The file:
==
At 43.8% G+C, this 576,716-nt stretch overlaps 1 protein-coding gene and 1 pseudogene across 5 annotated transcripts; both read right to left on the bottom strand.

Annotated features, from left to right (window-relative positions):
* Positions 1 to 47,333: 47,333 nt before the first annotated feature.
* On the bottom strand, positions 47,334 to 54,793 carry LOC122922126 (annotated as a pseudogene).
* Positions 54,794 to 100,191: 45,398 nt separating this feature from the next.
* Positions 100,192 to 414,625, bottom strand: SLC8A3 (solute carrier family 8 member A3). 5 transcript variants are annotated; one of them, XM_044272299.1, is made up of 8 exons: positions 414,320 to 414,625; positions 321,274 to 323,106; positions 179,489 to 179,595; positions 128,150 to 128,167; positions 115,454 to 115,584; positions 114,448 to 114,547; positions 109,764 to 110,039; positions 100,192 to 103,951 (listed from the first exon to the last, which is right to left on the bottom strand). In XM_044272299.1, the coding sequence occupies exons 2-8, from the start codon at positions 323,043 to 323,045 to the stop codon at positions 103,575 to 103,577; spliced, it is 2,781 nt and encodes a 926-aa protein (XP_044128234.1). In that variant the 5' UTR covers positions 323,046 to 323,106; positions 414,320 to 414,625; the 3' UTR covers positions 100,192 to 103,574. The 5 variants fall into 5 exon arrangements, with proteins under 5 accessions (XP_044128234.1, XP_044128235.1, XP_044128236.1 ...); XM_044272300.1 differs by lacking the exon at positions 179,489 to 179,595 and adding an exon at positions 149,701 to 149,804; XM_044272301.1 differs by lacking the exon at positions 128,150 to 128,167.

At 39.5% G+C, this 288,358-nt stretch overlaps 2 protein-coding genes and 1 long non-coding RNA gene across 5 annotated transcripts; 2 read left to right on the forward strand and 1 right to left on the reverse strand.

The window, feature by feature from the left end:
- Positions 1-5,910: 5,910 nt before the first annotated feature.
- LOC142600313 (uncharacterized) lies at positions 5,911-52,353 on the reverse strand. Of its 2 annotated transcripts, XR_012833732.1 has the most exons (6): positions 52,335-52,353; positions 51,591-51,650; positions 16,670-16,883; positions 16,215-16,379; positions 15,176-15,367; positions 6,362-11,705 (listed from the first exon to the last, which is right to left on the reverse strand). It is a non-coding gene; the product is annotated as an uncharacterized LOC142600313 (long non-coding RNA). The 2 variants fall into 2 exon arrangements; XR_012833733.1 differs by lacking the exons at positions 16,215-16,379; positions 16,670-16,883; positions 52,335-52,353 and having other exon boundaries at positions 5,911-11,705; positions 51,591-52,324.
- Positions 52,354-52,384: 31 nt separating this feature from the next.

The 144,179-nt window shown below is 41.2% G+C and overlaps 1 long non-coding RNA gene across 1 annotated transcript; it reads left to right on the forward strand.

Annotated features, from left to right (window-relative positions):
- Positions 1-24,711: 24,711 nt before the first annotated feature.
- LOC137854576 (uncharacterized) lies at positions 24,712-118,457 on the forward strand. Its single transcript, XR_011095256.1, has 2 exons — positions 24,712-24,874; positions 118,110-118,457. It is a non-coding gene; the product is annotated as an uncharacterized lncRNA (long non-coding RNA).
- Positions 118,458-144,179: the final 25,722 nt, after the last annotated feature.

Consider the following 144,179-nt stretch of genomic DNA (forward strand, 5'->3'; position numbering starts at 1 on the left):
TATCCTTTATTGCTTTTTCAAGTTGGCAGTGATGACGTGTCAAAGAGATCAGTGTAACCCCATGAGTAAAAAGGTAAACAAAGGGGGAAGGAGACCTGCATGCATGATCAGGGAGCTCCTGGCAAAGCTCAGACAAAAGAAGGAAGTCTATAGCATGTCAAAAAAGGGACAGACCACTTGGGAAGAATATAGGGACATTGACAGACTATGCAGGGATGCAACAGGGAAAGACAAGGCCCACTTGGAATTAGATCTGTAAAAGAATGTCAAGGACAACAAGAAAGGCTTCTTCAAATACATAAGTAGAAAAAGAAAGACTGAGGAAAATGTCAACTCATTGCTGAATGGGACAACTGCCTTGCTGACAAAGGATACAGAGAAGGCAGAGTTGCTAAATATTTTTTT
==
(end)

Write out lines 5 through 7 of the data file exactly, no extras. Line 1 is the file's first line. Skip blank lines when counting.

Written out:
* Positions 54,794 to 100,191: 45,398 nt separating this feature from the next.
* Positions 100,192 to 414,625, bottom strand: SLC8A3 (solute carrier family 8 member A3). 5 transcript variants are annotated; one of them, XM_044272299.1, is made up of 8 exons: positions 414,320 to 414,625; positions 321,274 to 323,106; positions 179,489 to 179,595; positions 128,150 to 128,167; positions 115,454 to 115,584; positions 114,448 to 114,547; positions 109,764 to 110,039; positions 100,192 to 103,951 (listed from the first exon to the last, which is right to left on the bottom strand). In XM_044272299.1, the coding sequence occupies exons 2-8, from the start codon at positions 323,043 to 323,045 to the stop codon at positions 103,575 to 103,577; spliced, it is 2,781 nt and encodes a 926-aa protein (XP_044128234.1). In that variant the 5' UTR covers positions 323,046 to 323,106; positions 414,320 to 414,625; the 3' UTR covers positions 100,192 to 103,574. The 5 variants fall into 5 exon arrangements, with proteins under 5 accessions (XP_044128234.1, XP_044128235.1, XP_044128236.1 ...); XM_044272300.1 differs by lacking the exon at positions 179,489 to 179,595 and adding an exon at positions 149,701 to 149,804; XM_044272301.1 differs by lacking the exon at positions 128,150 to 128,167.

At 39.5% G+C, this 288,358-nt stretch overlaps 2 protein-coding genes and 1 long non-coding RNA gene across 5 annotated transcripts; 2 read left to right on the forward strand and 1 right to left on the reverse strand.